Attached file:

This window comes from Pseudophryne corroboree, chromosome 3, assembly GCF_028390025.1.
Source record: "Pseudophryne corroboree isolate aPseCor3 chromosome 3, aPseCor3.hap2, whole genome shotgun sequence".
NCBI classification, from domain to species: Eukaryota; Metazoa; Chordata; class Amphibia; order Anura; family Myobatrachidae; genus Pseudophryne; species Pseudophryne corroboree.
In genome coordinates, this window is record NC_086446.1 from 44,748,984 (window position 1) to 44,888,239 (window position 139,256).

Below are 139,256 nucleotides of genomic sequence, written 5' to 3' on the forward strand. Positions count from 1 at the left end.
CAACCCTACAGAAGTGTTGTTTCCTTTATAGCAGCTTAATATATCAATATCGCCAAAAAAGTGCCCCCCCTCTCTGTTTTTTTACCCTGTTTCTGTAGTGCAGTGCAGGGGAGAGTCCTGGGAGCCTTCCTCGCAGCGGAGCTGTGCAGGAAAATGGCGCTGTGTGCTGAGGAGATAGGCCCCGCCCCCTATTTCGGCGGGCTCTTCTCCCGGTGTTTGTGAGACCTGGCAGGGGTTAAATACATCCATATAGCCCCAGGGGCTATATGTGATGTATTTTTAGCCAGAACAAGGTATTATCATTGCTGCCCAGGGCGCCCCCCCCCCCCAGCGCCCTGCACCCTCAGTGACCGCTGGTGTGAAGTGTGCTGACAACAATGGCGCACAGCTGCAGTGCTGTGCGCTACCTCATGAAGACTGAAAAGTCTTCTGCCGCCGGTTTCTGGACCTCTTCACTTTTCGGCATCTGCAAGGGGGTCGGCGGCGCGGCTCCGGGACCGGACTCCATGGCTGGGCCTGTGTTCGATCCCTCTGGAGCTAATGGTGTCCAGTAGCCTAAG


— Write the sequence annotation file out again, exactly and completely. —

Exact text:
This window comes from Pseudophryne corroboree, chromosome 3, assembly GCF_028390025.1.
Source record: "Pseudophryne corroboree isolate aPseCor3 chromosome 3, aPseCor3.hap2, whole genome shotgun sequence".
NCBI classification, from domain to species: Eukaryota; Metazoa; Chordata; class Amphibia; order Anura; family Myobatrachidae; genus Pseudophryne; species Pseudophryne corroboree.
In genome coordinates, this window is record NC_086446.1 from 44,748,984 (window position 1) to 44,888,239 (window position 139,256).

Below are 139,256 nucleotides of genomic sequence, written 5' to 3' on the forward strand. Positions count from 1 at the left end.
CAACCCTACAGAAGTGTTGTTTCCTTTATAGCAGCTTAATATATCAATATCGCCAAAAAAGTGCCCCCCCTCTCTGTTTTTTTACCCTGTTTCTGTAGTGCAGTGCAGGGGAGAGTCCTGGGAGCCTTCCTCGCAGCGGAGCTGTGCAGGAAAATGGCGCTGTGTGCTGAGGAGATAGGCCCCGCCCCCTATTTCGGCGGGCTCTTCTCCCGGTGTTTGTGAGACCTGGCAGGGGTTAAATACATCCATATAGCCCCAGGGGCTATATGTGATGTATTTTTAGCCAGAACAAGGTATTATCATTGCTGCCCAGGGCGCCCCCCCCCCCCAGCGCCCTGCACCCTCAGTGACCGCTGGTGTGAAGTGTGCTGACAACAATGGCGCACAGCTGCAGTGCTGTGCGCTACCTCATGAAGACTGAAAAGTCTTCTGCCGCCGGTTTCTGGACCTCTTCACTTTTCGGCATCTGCAAGGGGGTCGGCGGCGCGGCTCCGGGACCGGACTCCATGGCTGGGCCTGTGTTCGATCCCTCTGGAGCTAATGGTGTCCAGTAGCCTAAG